Fly 3,000 miles for dance lessons? The moment the muse beckoned in 1986, Erin and Tami Stevens booked flights.
As dance teachers, the Pasadena siblings knew all about waltz, fox trot and the like but yearned for something more. Something that jumped.
"We couldn't find a style in California we felt in our souls," Erin Stevens recalled recently.
In fact, manna was waiting in New York City, where the women sped when they heard they could learn the Lindy Hop from one of its founding fathers. Smitten, they'd seen the infectious form of swing in a Marx Brothers movie and begged Frankie Manning, who was hopping before the Great Depression, to teach them what he knew.
Returning home enlightened, the women began spreading the gospel, hoping a few students might catch the bug. They never imagined what was to come--and stay.
Remember the lambada? Perhaps only the macarena had a shorter shelf life. But 12 years after the Stevenses taught their first Lindy Hop, their swing classes are bigger than ever and still growing. Today, 250 people jam their nightly lessons at Fellow Hall and Throop Hall in Pasadena, taking what they learn there and at myriad schools elsewhere to clubs across Los Angeles drawing throngs seven days a week.
"The resurgence of swing," Erin Stevens said, "is lasting longer than the true swing era," which flourished from the mid-'30s to the mid-'40s, when big-band leader Benny Goodman was king. "We're overwhelmed with what's happened."
Indeed, class rolls throughout the L.A. Basin continue to lengthen even as the fad that won't fade begins to boil in pockets of Middle America and all manner of newbies discover what long ago turned L.A. trendsetters into self-described addicts.
Members of the Inland Empire Harley Owners Group peeled their leather for a recent afternoon "Putt-n-Strutt" at Anaheim's Memories nightclub. Parking their horsepower outside after a 25-mile caravan from Riverside, the heavily tattooed riders took their first tentative "rock steps."
"It's nice to see bikers getting culture," said organizer Richard Hall, also known as Splatt the Harley Ratt.
Only a few hours later, 300 seasoned hepcats, most in their 20s, turned a drab community center on La Brea Avenue into Hollywood circa 1940, when boys on leave from war danced each dance as if it were their last.
Flaunting the retro threads seen nationwide in Gap commercials capitalizing on the craze, guys in two-tone wingtips and Eisenhower jackets rocketed their split-leg partners in platforms and cherry-red lipstick above their heads, and whoosh, back down to the ground.
The room exploded with energy as the frenzied crowd circled around the night's shining stars--including Burbank's own national Lindy Hop champions, Sylvia Skylar and Erik Robison--to watch a breathtaking display of swivels, kicks and acrobatic aerials ignited by the blaring horns of a new-swing band.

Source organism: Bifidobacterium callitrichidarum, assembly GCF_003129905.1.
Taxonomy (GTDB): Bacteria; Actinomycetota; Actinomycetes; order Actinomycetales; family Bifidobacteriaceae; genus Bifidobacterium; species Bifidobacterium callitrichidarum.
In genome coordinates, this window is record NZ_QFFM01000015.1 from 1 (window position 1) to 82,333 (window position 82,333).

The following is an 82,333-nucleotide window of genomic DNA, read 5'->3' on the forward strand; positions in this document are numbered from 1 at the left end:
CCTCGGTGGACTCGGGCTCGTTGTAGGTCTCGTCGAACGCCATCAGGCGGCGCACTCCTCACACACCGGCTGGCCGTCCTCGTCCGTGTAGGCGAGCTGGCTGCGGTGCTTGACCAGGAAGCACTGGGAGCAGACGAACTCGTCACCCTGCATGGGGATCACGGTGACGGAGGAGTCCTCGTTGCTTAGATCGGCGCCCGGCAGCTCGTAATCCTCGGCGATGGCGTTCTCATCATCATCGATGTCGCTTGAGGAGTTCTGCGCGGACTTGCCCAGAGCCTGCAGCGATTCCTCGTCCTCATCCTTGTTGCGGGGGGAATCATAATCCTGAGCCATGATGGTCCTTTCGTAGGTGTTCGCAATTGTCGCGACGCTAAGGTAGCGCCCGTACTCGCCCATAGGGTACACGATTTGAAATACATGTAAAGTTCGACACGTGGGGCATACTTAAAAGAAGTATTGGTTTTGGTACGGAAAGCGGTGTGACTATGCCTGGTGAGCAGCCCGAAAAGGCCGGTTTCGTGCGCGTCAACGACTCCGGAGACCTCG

The dance highlighted a weekend workshop celebrating Hollywood swing, an indignous style championed by the late hoofer Dean Collins.
Many of those assembled had taken their moves directly from Collins' films, such as "Buck Privates," the 1941 Abbott and Costello opus in which the Andrews Sisters sang "Boogie Woogie Bugle Boy." Mary Collins, his sixtysomething widow and sometime dance partner, was invited to judge a Lindy contest. She bubbled with praise for the dancers' authentic stylings, thrilled and a bit stunned to see the dance she'd learned decades before thriving in the '90s.
"A year ago, I thought, well this is just a phase," Collins said. "But it's getting bigger and bigger."
So is attendance at the Derby, the club that rose to international fame through its featured role in the 1996 cult hit "Swingers."
The plush Hollywood venue, which hosts swing dancers Monday to Monday, had been packing them in for three years when the film came out. This year it was voted America's hottest nightspot by Playboy magazine and TV Guide and has become the preferred party place of such celebs as Whoopi Goldberg, who turned another year older there two months ago.
Later this month, the Derby and eight other Southland swing clubs will host preliminaries for a national dance contest promoting the film "Blast From the Past." Opening Feb. 5, the romantic comedy is no "Swingers," but Brendan Fraser wins Alicia Silverstone's heart in a single, swinging scene on the dance floor.
Dance lore designates the Lindy Hop as one of the earliest forms of swing dance. Inventive African Americans supposedly hatched the jump fest in Harlem's Savoy Ballroom in 1927, the year headlines announced that Charles Lindbergh, dubbed "Lindy," hopped the Atlantic solo, writes dance historian Christian Batchelor in "This Thing Called Swing."
Manning, 84, was just a teen back then. He later earned renown for creating the aerials that became ubiquitous when the dance soared in popularity as big-band leaders Goodman, Duke Ellington and Artie Shaw toured the nation with the bouncy tunes driving today's resurgence.